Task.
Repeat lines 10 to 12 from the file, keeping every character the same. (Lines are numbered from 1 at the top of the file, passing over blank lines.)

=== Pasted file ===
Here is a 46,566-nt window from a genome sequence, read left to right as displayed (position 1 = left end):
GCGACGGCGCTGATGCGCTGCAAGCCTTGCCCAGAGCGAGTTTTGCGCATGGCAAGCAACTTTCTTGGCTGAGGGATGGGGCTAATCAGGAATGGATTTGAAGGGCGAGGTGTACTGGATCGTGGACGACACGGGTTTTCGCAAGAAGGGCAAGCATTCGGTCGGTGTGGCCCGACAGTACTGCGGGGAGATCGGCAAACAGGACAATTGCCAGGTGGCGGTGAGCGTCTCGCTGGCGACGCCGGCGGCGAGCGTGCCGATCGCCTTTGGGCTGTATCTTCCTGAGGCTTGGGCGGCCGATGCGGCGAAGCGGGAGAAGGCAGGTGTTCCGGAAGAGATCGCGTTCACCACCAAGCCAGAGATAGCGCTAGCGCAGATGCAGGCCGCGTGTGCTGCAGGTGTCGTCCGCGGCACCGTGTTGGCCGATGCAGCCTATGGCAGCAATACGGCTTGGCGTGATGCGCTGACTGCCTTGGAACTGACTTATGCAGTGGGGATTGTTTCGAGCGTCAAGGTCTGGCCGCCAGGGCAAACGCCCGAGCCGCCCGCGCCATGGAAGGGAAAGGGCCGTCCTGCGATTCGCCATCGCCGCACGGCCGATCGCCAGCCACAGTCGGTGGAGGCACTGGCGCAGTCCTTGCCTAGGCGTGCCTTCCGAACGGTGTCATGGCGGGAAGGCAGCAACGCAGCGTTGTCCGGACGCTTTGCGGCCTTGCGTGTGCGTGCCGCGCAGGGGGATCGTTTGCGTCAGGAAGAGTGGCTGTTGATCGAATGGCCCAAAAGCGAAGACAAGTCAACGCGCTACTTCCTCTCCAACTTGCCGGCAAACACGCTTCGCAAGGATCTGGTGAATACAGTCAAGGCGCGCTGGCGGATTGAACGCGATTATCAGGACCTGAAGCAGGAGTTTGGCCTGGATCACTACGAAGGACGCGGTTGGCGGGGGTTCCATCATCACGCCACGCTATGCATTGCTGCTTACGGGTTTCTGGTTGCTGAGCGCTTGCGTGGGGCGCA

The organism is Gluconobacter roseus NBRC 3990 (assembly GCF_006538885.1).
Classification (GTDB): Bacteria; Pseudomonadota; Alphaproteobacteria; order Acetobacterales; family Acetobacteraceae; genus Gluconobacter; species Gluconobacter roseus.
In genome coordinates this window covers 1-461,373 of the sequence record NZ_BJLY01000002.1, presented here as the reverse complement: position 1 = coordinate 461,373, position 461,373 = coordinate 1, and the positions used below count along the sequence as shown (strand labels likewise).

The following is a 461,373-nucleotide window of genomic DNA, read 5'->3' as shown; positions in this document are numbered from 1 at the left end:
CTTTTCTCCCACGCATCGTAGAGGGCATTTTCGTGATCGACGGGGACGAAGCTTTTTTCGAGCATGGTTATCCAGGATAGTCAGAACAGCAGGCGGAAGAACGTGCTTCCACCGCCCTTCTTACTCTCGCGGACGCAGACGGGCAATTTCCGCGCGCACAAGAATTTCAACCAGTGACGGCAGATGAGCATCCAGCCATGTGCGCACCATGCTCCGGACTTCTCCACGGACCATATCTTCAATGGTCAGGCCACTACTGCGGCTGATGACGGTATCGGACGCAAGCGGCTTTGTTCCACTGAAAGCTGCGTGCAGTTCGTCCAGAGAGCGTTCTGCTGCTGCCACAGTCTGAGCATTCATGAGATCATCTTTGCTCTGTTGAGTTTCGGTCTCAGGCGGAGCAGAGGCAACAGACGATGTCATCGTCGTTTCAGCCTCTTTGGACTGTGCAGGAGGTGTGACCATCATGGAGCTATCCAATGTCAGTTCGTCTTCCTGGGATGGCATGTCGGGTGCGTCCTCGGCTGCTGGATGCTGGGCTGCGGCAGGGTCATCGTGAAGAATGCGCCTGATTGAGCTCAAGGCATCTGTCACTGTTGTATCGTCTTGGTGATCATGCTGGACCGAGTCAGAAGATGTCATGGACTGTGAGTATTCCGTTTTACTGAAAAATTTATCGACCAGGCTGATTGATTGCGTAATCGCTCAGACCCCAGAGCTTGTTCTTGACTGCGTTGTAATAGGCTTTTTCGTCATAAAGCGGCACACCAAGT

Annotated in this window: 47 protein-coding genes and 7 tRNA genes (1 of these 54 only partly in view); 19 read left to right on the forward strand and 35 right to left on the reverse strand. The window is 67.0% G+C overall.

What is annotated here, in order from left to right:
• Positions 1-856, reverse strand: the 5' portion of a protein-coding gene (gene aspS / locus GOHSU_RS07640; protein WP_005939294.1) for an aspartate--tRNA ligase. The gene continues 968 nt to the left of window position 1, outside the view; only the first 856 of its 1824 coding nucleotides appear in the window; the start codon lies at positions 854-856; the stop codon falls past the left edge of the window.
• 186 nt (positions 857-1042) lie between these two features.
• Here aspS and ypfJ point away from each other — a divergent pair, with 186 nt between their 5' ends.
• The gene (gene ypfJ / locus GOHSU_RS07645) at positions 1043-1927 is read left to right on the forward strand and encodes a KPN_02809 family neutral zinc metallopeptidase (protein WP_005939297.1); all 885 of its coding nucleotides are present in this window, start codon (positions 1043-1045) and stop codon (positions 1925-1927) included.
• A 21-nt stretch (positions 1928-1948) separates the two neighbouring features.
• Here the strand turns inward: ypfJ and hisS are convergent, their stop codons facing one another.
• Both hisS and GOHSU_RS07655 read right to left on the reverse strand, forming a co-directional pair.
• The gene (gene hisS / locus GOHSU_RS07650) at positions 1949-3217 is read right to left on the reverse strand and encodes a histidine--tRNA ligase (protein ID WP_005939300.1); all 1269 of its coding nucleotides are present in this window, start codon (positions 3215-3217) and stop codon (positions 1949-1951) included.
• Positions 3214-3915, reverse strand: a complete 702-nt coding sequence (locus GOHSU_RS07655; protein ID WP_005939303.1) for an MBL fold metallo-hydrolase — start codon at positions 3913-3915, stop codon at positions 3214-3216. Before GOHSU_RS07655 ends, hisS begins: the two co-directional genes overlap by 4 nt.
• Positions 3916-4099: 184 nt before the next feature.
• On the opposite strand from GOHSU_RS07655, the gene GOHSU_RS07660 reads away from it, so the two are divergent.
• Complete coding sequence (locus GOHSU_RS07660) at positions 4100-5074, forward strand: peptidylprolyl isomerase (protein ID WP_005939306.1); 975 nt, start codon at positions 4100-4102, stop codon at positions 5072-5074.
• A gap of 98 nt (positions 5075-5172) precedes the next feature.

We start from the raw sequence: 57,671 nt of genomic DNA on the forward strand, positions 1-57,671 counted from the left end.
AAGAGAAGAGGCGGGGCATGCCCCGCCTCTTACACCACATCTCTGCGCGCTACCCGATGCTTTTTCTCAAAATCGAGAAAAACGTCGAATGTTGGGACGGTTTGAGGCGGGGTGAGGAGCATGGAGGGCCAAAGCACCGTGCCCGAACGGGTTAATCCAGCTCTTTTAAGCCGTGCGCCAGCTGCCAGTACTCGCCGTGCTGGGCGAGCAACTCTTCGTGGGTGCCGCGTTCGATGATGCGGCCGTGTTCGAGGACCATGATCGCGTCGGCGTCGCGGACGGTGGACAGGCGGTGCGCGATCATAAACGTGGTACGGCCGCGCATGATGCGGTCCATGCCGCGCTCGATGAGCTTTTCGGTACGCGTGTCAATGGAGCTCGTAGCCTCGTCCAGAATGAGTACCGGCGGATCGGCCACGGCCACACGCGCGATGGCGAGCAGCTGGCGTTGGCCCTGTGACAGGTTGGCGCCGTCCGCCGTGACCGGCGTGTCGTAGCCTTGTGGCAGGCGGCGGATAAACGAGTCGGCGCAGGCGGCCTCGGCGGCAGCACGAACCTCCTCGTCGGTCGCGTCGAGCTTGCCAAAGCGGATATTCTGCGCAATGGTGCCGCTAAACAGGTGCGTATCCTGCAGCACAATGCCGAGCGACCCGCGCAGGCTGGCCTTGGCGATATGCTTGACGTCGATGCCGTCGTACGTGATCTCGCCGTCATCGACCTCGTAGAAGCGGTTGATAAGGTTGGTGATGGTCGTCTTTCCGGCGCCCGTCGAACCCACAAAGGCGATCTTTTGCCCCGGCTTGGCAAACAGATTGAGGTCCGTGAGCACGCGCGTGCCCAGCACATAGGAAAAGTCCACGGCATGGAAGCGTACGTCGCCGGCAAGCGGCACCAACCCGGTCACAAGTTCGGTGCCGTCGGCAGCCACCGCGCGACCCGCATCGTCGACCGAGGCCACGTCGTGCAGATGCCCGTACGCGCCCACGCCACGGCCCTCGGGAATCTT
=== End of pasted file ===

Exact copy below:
• Positions 1-856, reverse strand: the 5' portion of a protein-coding gene (gene aspS / locus GOHSU_RS07640; protein WP_005939294.1) for an aspartate--tRNA ligase. The gene continues 968 nt to the left of window position 1, outside the view; only the first 856 of its 1824 coding nucleotides appear in the window; the start codon lies at positions 854-856; the stop codon falls past the left edge of the window.
• 186 nt (positions 857-1042) lie between these two features.
• Here aspS and ypfJ point away from each other — a divergent pair, with 186 nt between their 5' ends.